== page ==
The Trumps are trying to play both sides of the cyberbullying issue and nobody's buying it.

When it comes to the issue of cyberbullying, the White House is sending some extremely mixed messages.

First lady Melania Trump delivered opening remarks at a federal conference on cyberbullying in Maryland on Monday, August 20. In her speech, she noted that some adults can use a little help when it comes to being good social media citizens.

“Let’s face it: Most children are more aware of the benefits and pitfalls of social media than some adults, but we still need to do all we can to provide them with information and tools for successful and safe online habits,” she said, possibly alluding to her husband.


‌‌The first lady’s campaign to improve children's social media habits is a large pillar of her Be Best initiative.

But it’s tough to take a word Melania Trump says on the issue seriously because she’s married to perhaps the largest cyberbully on Earth. During her speech, her husband was berating former CIA director John Brennan, calling him “the worst CIA Director in our country’s history” and a political “hack.”

‌‌The president has cyberbullied everyone from his numerous political opponents to the cast of “Hamilton” and rapper Snoop Dogg. On August 14, Donald Trump called former White House aid Omarosa Manigault Newman a "dog."

Although there are no concrete figures on whether the president’s social media behavior has affected cyberbullying rates; studies show that the groups Trump has targeted have seen a rise an increase in harassment.

Cyberbullying is a serious issue facing today’s youth. In 2017, 14.5% of students reported that they were bullied electronically, compared to 15.5% in 2015, 14.8% in 2013, and 16.2% in 2011. Children who are cyberbullied often experience low self-esteem, frustration, suicidal ideation, and a variety of other emotional and psychological problems.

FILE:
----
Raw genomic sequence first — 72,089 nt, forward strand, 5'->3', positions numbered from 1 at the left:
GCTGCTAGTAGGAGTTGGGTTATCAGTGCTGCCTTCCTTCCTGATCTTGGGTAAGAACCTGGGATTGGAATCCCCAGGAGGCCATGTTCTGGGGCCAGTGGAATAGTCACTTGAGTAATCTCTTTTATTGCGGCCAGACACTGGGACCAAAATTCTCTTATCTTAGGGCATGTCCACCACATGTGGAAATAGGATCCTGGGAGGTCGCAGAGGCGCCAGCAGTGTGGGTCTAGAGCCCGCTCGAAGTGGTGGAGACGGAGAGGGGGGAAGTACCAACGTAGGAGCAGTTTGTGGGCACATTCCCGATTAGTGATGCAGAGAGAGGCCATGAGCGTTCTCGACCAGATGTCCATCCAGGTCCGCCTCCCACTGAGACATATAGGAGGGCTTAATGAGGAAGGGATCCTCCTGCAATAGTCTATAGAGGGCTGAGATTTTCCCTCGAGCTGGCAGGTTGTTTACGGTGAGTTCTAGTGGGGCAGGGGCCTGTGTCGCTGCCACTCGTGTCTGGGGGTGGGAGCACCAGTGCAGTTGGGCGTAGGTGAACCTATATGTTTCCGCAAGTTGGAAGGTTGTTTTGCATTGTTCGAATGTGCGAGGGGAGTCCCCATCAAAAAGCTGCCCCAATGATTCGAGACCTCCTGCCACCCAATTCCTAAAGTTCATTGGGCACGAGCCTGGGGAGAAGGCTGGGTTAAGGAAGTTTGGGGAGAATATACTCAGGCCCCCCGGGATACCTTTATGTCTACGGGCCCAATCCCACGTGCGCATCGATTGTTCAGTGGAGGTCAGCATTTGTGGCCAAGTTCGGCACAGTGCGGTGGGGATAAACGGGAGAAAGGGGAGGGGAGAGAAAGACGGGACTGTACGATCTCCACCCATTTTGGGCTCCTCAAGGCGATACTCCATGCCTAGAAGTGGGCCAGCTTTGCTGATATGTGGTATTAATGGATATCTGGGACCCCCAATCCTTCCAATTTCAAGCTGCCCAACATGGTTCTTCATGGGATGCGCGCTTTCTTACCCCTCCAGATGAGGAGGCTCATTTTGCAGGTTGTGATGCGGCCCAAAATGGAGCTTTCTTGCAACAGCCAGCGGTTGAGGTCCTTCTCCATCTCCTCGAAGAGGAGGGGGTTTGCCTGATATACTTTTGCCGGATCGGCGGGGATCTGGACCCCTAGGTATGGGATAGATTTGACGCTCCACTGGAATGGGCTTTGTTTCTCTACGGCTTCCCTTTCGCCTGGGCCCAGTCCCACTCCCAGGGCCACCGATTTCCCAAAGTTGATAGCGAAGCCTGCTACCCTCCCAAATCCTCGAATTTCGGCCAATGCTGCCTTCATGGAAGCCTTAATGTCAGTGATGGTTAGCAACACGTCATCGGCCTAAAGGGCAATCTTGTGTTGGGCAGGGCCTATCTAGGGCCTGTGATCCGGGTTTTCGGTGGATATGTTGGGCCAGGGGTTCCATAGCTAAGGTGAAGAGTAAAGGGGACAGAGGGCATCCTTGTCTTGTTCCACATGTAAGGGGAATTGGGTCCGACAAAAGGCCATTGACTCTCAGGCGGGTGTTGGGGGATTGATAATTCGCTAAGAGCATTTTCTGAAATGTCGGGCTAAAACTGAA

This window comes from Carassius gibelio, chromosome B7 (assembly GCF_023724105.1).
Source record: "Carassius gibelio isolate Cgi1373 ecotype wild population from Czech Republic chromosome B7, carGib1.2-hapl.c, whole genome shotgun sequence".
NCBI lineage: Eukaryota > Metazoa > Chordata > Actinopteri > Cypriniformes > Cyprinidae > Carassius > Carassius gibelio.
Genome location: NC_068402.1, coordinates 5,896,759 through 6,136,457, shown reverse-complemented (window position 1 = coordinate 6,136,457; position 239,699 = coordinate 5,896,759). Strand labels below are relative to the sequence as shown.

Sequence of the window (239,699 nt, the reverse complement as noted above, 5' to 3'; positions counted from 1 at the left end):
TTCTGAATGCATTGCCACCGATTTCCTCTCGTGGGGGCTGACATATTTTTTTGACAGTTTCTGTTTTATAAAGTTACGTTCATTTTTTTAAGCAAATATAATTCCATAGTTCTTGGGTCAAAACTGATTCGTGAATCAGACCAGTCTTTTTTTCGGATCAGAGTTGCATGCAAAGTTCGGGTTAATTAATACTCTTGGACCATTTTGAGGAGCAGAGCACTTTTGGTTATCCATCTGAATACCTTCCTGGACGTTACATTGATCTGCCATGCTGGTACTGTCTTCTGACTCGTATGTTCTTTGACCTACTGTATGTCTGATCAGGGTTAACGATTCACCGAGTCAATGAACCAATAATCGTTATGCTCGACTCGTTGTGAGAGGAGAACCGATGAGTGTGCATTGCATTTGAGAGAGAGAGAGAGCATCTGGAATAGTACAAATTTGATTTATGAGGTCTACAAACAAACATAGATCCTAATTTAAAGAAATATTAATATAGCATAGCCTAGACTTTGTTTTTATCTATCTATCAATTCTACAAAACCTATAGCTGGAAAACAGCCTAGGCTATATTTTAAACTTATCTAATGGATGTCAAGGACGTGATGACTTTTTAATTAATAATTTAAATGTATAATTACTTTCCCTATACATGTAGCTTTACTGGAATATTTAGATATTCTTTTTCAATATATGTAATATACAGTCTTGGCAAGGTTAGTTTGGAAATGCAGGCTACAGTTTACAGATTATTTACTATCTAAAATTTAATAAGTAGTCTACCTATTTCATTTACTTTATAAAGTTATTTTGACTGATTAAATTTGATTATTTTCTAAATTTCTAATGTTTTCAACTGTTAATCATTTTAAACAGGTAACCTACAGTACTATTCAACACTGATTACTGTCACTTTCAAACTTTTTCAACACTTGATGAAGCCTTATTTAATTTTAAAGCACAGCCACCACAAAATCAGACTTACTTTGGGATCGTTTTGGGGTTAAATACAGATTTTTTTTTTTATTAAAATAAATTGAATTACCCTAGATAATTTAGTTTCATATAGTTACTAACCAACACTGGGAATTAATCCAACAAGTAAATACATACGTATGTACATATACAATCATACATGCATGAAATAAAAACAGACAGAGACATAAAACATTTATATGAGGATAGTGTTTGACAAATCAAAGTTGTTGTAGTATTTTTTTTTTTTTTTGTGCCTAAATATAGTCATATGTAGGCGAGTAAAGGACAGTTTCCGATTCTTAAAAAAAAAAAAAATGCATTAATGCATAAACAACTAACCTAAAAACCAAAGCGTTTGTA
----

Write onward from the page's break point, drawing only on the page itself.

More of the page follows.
Earlier this year, 12-year-old Gabbie Green died by suicide after being cyberstalked by two classmates.

If Melania Trump is truly concerned with stopping online harassment, she could make a substantial difference simply by starting at home.

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Anne Hebert, a marketing writer living in Austin, TX, jokes that her closest friends think that her hobby is "low-key harassment for social good". She authors a website devoted entirely to People Doing Good Things. She's hosted a yearly canned food drive with up to 150 people stopping by to donate, resulting in hundreds of pounds of donations to take to the food bank for the past decade.

"I try to share info in a positive way that gives people hope and makes them aware of solutions or things they can do to try to make the world a little better," she said.

For now, she's encouraging people through a barrage of persistent, informative, and entertaining emails with one goal in mind: getting people to VOTE. The thing about emailing people and talking about politics, according to Hebert, is to catch their attention—which is how lice got involved.

"When my kids were in elementary school, I was class parent for a year, which meant I had to send the emails to the other parents. As I've learned over the years, a good intro will trick your audience into reading the rest of the email. In fact, another parent told me that my emails always stood out, especially the one that started: 'We need volunteers for the Valentine's Party...oh, and LICE.'"

Hebert isn't working with a specific organization. She is simply trying to motivate others to find ways to plug in to help get out the vote.

Photo by Phillip Goldsberry on Unsplash

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